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Big Ideas: Jed Emerson on how investors can move from intent to impact

   /   Aug 9th, 2010News

Here’s the second installment of our Big Ideas feature — in which we check in regularly with big thinkers in the field of social innovation. We want to know what they’re working on, what questions they’re wrestling with, and what opportunities and challenges they see up ahead for the social sector.

For two decades, Jed Emerson has been a leading thinker at the nexus of the social and business sectors, helping colleagues reimagine answers to fundamental questions like: How can we measure value? How do we calculate the “social returns” on investments? How can foundations, governments and businesses bring to bear the full arsenal of their resources to advance change? His concept of “Blended Value Investing” has provided an intellectual underpinning for practitioners of “sustainable investing,” “impact investing,” “strategic philanthropy” and those interested in building “nonprofit capital markets.”

Recently, Emerson took on the question of whether hedge funds can engage in sustainable investing (PDF). “Reviewers from the nonprofit sustainability space hated it,” he recalled. “They said I’d totally drunk the market Kool-Aid. But those from the market said: ‘Of course it’s a good thing to do hedge fund investing this way.’” Emerson is used to being at the center of conflict between people with different world views. “It’s the story of my life,” he says. Below are some highlights from our conversation.

On his current work with Expansion Capital Partners: “I’m working on three projects that are all examples of how investors, asset owners and capital managers are exploring how to move from intent to impact. The first is Expansion Capital Partners, a VC firm that does clean and green tech investing. They’re  pushing the assumption that because they’re investing in clean tech, they’re also investing in sustainability. So they want to explore tools out there – IRIS, HIP Investor, and so forth – to advance an integrated approach to their investing.”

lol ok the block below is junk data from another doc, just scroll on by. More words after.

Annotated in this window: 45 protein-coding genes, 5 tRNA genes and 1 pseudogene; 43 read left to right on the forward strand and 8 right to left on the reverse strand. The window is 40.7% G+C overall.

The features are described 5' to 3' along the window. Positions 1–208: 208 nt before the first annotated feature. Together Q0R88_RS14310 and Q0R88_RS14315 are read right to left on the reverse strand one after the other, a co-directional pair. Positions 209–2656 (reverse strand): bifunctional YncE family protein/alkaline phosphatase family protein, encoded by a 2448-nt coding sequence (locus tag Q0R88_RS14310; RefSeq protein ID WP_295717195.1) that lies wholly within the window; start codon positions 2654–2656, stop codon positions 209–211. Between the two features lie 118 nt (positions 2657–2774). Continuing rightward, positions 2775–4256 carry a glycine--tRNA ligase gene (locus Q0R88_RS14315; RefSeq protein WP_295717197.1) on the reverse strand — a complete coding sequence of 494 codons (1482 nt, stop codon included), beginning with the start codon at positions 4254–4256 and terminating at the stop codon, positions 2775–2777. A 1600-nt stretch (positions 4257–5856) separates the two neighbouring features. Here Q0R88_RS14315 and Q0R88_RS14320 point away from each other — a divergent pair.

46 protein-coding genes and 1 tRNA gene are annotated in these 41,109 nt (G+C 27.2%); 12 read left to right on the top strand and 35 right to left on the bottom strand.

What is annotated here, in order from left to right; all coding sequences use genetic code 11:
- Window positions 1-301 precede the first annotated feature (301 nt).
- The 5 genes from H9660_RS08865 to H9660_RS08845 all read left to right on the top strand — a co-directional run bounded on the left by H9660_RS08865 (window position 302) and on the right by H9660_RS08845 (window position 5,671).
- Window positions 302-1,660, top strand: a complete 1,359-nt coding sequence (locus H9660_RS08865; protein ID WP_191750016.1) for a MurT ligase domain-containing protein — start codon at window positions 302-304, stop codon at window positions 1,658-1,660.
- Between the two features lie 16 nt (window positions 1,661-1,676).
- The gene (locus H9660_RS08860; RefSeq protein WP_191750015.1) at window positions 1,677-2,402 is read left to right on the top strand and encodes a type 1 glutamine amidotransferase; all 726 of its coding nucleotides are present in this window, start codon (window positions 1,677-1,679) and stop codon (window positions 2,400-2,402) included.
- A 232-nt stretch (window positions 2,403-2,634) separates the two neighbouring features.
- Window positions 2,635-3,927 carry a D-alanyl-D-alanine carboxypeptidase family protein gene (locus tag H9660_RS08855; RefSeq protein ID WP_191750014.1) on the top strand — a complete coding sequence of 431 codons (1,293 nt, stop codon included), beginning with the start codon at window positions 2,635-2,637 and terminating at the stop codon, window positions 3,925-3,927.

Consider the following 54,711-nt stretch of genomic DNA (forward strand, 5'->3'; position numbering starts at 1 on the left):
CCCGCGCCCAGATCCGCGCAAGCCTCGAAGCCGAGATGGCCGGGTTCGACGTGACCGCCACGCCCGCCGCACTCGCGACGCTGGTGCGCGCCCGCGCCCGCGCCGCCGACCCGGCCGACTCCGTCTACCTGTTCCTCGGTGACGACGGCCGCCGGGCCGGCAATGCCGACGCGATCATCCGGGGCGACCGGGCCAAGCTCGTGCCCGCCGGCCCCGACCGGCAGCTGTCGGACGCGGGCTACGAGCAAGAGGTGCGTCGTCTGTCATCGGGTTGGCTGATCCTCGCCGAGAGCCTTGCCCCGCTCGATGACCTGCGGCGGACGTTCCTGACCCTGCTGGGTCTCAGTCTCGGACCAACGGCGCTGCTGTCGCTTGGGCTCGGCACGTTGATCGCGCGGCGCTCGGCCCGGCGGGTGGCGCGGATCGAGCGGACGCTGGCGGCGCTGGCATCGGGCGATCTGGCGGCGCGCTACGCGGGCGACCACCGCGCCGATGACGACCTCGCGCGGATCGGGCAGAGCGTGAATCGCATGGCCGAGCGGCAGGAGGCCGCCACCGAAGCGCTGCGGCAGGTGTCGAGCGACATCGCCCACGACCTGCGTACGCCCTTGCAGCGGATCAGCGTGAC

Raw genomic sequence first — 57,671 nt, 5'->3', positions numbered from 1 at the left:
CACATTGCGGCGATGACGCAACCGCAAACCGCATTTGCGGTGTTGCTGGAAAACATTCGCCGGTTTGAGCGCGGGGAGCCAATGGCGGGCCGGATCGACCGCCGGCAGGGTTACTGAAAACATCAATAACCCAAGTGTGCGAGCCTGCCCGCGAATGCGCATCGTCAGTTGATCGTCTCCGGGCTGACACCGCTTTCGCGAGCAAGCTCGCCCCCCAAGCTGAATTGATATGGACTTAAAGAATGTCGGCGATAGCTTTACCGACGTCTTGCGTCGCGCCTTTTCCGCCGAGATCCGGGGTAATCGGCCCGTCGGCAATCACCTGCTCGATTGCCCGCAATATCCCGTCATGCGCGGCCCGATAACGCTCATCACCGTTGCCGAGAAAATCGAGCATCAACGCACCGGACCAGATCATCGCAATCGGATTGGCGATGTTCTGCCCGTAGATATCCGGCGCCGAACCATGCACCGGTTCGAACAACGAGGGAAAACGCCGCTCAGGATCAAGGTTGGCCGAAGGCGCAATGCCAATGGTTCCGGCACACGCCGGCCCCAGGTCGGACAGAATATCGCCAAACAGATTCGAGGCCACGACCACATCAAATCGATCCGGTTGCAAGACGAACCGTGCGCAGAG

On his current work with the World Economic Forum: “[I'm] working with their Global Advisory Council on Philanthropy and Social Investing to see what it would take to create a Global Social Competitiveness Index. We’re looking at indexes in use around the world to find indicators to gain insight about the future social competitiveness of given countries.”

On his current work with the Center for Social Investment at the University of Heidelberg: “We’re looking at the next generation of Social Return on Investment frameworks that could be used by foundations and public sector investors to get a better handle on the social returns being created through their practices.”

On what intrigues him most about impact investing: “It’s not any one thing. It’s not microfinance, or clean tech, or sustainable hedge fund investing. It’s the principles and practices that inform a variety of investment approaches – and the number of asset owners who are moving beyond, ‘We’re going to take a percentage of our pie and do socially responsible investing,’ to the number who now say, ‘This should be informing all our investing practices.’”

On how everybody already knows this: “We know that for a foundation to deploy only 5% of its assets is to under-perform the potential of philanthropy. In the same way we know that to manage a company simply for shareholder value misses the opportunity to create sustained value for all stakeholders.”

On how social change takes a long time: “Quite frankly it’s a little frustrating, because these are the issues that we have been talking about for almost 20 years. On one hand I’m excited by the progress. On the other hand, I’m like, ‘Oh my God, I’ve spent 20 years getting to the starting point.”

On being “passionately present”: “One of the great things that’s happened over the last 15 years is an awareness of the innovation that’s taking place all over the world. As we appreciate that, it’s important that we stop and reflect on what’s happening in our own backyards. How can we advance that work and make sure it’s connected with innovations around the world? This is what I mean about being passionately present in advancing the work of the whole.”

On an idea that recently inspired him: “I heard Willy Foote say the other day that at Root Capital they’re trying to be “pathologically collaborative.” I really like that idea. It’s hard to do especially when funding is so competitive. But I really like Willy’s concept because ultimately it’s not about building the organization, it’s about creating change. And that’s what we really need to maintain our focus on.”

Photo: Bob Emerson

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